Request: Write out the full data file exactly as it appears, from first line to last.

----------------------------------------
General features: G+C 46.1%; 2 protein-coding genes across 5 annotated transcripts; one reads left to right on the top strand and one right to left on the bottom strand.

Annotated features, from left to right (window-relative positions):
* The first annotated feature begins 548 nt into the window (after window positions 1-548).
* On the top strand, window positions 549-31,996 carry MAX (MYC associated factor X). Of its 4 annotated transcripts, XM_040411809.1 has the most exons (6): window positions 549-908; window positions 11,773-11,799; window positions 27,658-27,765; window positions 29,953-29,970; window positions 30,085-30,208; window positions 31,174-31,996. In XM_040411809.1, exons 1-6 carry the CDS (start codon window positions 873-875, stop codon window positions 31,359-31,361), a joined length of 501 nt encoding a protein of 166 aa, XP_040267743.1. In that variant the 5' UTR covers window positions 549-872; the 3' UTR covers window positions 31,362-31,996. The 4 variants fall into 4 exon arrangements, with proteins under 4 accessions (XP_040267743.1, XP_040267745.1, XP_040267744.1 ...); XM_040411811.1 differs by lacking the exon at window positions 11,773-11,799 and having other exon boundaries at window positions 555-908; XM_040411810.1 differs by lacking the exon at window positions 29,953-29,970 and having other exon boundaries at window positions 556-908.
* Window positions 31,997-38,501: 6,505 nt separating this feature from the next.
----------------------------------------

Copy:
General features: G+C 46.1%; 2 protein-coding genes across 5 annotated transcripts; one reads left to right on the top strand and one right to left on the bottom strand.

Annotated features, from left to right (window-relative positions):
* The first annotated feature begins 548 nt into the window (after window positions 1-548).
* On the top strand, window positions 549-31,996 carry MAX (MYC associated factor X). Of its 4 annotated transcripts, XM_040411809.1 has the most exons (6): window positions 549-908; window positions 11,773-11,799; window positions 27,658-27,765; window positions 29,953-29,970; window positions 30,085-30,208; window positions 31,174-31,996. In XM_040411809.1, exons 1-6 carry the CDS (start codon window positions 873-875, stop codon window positions 31,359-31,361), a joined length of 501 nt encoding a protein of 166 aa, XP_040267743.1. In that variant the 5' UTR covers window positions 549-872; the 3' UTR covers window positions 31,362-31,996. The 4 variants fall into 4 exon arrangements, with proteins under 4 accessions (XP_040267743.1, XP_040267745.1, XP_040267744.1 ...); XM_040411811.1 differs by lacking the exon at window positions 11,773-11,799 and having other exon boundaries at window positions 555-908; XM_040411810.1 differs by lacking the exon at window positions 29,953-29,970 and having other exon boundaries at window positions 556-908.
* Window positions 31,997-38,501: 6,505 nt separating this feature from the next.